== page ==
Charlie Craven: Starting Out
Although he never formally held the title, Charles (Charlie) Craven was, in a very real sense, the University of Texas’ first strength coach. Craven began his undergraduate career in physical education at Texas in 1957. As a boy, growing up in nearby Leander, Texas, Craven played several sports, but especially loved baseball and football. During his childhood, Craven was also an avid reader, especially of comic books, as his family did not have a television. It was through comics that he was first exposed to weight training. Craven was intrigued by the Charles Atlas ads on the back of the comics he read, and as he recalls, he sent away for the Charles Atlas course.
“Cost me a couple of dollars . . . I thought that it would really be neat, I wanted to get a little bigger and stronger and faster, and that was the only vehicle,” said Craven. Once he arrived at UT, Craven began lifting with a friend who owned a set of weights and he began reading about strength and physiology.
During his senior year, Craven began assisting Dr. Stan Burnham, a faculty member interested in athletic training, with some conditioning work for the baseball team. Burnham had been approached by Bibb Faulk, the head baseball coach, for advice on how he could make his men hit the ball farther. As Craven recalls, the program Burnham designed primarily consisted of exercises with wrist weights, ankle weights, and weight vests with minimal rest between sets in the hot gym in the basement of Gregory Gym. Compared to modern sport-specific training, it probably was not the best method to build hitting power. However, it was resistance exercise, and according to Craven, it was his work with those baseball players and Stan Burnahm that convinced him he should attend graduate school.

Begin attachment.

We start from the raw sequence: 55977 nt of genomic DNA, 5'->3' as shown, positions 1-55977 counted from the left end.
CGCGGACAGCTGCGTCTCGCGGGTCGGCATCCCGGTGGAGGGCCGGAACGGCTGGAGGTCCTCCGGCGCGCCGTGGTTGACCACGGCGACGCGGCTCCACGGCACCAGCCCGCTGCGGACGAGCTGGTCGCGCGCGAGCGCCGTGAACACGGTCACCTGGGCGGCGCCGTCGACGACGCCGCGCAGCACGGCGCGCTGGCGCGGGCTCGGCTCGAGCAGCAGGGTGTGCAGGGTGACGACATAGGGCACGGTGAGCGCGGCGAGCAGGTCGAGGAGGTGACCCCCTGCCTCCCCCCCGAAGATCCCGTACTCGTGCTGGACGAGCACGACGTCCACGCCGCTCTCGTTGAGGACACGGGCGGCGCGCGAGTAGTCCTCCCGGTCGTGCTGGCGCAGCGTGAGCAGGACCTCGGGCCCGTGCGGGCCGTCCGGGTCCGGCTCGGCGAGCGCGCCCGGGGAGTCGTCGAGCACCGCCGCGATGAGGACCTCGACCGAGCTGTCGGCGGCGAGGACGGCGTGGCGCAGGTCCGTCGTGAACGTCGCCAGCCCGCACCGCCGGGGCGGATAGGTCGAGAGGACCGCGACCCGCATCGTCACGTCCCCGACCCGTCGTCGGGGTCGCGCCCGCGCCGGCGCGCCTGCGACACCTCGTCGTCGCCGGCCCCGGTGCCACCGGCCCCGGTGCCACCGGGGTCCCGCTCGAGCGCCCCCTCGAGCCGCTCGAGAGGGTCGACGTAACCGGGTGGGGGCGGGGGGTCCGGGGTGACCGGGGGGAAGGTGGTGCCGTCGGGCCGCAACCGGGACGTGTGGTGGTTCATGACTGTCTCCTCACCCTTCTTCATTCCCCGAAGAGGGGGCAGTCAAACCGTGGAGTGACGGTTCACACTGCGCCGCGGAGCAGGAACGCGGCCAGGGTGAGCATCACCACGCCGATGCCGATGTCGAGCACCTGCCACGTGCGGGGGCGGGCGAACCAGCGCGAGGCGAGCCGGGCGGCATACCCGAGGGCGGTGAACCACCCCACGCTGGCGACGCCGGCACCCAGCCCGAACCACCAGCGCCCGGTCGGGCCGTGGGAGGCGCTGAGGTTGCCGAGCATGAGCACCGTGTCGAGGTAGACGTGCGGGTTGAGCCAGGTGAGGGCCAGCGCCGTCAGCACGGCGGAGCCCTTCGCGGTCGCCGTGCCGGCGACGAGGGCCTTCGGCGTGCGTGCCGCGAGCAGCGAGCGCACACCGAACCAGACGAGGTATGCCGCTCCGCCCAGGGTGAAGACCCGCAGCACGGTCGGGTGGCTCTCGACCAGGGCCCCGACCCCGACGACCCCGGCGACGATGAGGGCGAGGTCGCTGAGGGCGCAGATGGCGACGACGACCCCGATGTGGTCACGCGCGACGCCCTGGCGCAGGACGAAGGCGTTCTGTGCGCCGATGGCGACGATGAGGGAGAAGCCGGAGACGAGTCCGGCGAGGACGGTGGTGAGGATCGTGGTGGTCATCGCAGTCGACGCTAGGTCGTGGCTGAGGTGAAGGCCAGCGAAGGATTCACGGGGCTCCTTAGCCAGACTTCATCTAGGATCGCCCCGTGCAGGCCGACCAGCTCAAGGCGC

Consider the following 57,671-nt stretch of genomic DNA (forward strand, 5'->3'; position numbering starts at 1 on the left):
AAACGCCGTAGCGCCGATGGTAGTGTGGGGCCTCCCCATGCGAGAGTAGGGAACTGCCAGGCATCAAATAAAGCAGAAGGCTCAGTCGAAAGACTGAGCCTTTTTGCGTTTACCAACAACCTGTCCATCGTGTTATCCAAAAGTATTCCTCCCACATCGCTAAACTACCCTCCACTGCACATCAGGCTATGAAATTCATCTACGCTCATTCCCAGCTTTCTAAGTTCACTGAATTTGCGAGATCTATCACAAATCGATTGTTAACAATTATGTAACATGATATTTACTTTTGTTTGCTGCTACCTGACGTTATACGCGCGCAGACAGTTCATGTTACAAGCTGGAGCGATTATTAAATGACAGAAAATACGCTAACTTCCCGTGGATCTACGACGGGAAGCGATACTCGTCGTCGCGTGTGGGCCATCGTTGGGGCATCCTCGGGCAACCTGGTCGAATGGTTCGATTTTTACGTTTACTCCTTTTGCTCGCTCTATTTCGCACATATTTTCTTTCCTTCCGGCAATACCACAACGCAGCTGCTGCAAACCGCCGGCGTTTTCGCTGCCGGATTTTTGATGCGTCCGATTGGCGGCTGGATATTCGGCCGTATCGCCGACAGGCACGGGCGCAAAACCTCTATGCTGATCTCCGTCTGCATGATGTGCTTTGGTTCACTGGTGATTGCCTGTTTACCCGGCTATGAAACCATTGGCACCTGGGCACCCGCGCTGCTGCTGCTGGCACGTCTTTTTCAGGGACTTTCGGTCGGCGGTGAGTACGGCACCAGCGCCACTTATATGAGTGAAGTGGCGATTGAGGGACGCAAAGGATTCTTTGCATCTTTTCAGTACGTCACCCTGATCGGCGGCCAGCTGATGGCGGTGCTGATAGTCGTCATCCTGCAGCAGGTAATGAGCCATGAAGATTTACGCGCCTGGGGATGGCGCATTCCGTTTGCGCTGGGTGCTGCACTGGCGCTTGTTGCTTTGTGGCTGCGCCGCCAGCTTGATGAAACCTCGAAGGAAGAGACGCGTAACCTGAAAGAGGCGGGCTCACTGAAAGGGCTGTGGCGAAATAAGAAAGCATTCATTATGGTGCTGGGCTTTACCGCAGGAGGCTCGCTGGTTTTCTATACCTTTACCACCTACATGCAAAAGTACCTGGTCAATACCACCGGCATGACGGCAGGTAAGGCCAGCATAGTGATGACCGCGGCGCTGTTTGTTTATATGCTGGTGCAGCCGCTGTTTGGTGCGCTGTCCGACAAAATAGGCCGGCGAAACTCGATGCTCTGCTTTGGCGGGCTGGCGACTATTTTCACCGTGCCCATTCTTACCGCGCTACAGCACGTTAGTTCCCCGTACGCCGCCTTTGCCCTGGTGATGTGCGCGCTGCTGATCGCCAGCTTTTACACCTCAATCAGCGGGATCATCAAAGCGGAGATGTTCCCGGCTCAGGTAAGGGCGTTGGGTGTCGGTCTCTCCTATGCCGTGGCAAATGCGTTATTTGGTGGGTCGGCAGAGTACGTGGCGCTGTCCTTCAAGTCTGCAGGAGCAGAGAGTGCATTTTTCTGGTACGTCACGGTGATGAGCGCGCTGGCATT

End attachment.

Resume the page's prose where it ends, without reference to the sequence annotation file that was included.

As a graduate student, Craven taught activity classes for the Men’s Physical Training Program, and in the afternoons he assisted the athletic department in establishing a rudimentary strength training program a few of their athletes. During class days, Craven recalls that he would back his pickup truck into the alley behind Gregory Gym and then, “ I would get some bars and some weights, transport them to the stadium, unload them, let the athletes use them, and then bring them back for the next day of physical education classes.”
After finishing his masters, Craven taught at Del Valle High School for a year and then returned to UT as a full-time instructor for the Men’s Physical Training Program in 1964. According to Craven, both Burnham and head football coach Darrell Royal asked him help with weight training for the football team.
By this time Royal had recognized that in order to compete, the Longhorns would have to become more serious about strength work. Beginning as a volunteer, and later as a part-time employee of the athletic department, Craven became the de-facto strength coach for all men’s athletics in the mid-1960s.
“I worked with football, worked with basketball,” said Craven. “We did a lot of weight vest programs, jump and reach, and of course we had baseball, continuing on, through the last of the Bibb Falk era, into the Cliff Gustafson era.” According to Craven, it took about 12 years before UT coaches came to understand just how beneficial training would be for their athletes. “ . . . Coaches were very fearful, because these youngsters were going to become muscle bound,” said Craven. “A lot of these coaches didn’t want them lifting weights at all.”
Even Coach Royal, Craven claimed, did not embrace the program at first. He told Craven, “OK. We’re going to keep the training program, but I don’t want them to work too much, get too ‘taut’, get too big.” “Now, some of the coaches didn’t like that idea, but Coach Royal liked the idea,” said Craven. “He liked something new, but he wasn’t ready to embrace it fully, and I think that process took him to the mid to late ‘60’s.”